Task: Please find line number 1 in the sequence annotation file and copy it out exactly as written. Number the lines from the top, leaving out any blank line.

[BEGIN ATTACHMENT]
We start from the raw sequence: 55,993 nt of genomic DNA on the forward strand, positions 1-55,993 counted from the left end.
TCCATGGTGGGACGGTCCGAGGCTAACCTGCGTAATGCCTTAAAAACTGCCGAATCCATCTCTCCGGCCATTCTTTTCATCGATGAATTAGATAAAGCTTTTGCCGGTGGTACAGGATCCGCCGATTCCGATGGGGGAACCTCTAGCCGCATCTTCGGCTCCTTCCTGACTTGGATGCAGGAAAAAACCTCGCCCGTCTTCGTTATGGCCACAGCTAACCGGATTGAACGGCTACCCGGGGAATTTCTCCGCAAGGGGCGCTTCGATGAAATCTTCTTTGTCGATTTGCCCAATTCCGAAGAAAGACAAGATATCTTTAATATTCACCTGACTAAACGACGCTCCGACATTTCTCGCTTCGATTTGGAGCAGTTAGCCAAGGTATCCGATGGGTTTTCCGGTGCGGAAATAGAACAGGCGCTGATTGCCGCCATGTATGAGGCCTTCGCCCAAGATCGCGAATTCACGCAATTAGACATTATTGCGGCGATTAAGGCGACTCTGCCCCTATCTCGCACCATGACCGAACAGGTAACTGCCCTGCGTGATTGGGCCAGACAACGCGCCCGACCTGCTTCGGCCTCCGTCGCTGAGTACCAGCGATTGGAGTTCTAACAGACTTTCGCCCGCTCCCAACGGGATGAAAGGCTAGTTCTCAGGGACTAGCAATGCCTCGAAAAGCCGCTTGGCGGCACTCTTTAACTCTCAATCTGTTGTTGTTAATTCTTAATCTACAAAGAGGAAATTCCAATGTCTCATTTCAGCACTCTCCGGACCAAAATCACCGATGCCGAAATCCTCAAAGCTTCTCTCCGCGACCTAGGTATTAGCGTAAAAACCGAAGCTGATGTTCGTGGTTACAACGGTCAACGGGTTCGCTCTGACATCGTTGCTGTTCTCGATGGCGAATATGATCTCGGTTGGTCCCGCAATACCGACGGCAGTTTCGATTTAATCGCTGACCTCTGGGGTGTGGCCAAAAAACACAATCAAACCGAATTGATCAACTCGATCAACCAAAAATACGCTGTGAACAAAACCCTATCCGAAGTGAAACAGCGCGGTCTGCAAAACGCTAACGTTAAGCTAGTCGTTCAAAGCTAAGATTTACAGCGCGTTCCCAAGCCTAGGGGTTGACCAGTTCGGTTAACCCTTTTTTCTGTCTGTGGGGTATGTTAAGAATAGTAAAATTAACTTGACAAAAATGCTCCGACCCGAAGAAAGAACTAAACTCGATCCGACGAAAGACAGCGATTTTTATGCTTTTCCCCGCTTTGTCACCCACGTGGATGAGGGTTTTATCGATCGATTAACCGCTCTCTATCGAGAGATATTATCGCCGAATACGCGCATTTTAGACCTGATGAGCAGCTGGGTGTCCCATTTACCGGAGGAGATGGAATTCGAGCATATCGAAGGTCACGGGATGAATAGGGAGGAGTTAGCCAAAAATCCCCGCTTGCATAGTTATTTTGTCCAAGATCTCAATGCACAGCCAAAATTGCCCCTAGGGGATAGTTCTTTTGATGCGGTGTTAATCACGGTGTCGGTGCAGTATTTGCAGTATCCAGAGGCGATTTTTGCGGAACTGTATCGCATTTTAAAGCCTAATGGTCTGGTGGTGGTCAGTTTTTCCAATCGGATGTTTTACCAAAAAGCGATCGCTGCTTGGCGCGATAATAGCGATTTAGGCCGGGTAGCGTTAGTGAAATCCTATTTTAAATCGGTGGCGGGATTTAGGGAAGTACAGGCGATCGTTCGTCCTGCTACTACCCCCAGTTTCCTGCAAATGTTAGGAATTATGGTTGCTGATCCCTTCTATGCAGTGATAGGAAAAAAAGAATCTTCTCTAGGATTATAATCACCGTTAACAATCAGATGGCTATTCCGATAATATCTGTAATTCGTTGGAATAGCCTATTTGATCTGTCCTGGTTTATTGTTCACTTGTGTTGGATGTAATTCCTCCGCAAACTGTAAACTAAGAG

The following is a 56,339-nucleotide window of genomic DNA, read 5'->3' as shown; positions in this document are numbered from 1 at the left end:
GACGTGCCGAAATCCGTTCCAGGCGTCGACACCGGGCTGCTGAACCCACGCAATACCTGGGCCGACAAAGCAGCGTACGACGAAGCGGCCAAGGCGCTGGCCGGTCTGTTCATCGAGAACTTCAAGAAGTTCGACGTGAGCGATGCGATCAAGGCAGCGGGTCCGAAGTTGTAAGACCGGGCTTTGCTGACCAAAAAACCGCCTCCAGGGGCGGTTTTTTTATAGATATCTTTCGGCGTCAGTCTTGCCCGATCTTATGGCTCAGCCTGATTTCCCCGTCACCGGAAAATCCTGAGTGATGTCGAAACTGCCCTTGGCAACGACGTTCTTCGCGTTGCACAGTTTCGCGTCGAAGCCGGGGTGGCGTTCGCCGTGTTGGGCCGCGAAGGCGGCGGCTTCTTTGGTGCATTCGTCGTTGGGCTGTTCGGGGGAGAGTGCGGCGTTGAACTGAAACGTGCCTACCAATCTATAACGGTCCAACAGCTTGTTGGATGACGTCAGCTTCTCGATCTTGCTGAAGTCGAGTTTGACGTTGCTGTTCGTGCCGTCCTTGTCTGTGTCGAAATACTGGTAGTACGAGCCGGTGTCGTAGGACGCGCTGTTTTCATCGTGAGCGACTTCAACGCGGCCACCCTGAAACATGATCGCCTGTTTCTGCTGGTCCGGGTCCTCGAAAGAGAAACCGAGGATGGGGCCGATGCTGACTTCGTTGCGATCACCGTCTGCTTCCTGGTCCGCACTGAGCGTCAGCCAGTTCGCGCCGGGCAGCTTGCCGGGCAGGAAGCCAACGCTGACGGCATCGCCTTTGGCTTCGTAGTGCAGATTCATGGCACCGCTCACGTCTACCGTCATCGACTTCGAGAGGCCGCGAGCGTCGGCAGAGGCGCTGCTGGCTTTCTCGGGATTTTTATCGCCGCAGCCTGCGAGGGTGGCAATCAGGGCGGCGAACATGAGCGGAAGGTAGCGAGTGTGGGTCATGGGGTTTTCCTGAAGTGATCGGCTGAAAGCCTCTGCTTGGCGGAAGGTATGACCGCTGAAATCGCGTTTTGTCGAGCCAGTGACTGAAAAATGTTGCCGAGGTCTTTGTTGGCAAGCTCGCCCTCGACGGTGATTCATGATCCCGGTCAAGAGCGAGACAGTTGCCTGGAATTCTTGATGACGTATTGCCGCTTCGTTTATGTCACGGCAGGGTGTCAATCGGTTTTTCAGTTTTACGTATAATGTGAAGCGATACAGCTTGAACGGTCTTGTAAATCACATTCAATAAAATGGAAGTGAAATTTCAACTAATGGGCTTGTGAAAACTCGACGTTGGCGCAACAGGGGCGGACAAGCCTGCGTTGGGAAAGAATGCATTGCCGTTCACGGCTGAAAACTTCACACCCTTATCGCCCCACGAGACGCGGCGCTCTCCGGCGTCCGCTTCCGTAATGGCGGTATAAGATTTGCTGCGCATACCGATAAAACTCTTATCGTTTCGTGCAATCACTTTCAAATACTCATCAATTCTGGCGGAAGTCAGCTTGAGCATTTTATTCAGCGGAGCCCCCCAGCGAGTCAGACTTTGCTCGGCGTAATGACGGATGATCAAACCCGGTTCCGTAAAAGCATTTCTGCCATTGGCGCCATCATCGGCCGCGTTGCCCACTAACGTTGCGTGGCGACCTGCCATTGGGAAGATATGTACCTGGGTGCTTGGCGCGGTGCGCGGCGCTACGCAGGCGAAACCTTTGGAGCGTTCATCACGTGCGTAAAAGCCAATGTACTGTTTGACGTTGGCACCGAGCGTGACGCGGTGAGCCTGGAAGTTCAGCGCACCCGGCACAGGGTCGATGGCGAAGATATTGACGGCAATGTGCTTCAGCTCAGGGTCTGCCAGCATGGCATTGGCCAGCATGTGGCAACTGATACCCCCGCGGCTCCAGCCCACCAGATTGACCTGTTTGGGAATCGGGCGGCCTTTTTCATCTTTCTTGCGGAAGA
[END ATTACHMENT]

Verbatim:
We start from the raw sequence: 55,993 nt of genomic DNA on the forward strand, positions 1-55,993 counted from the left end.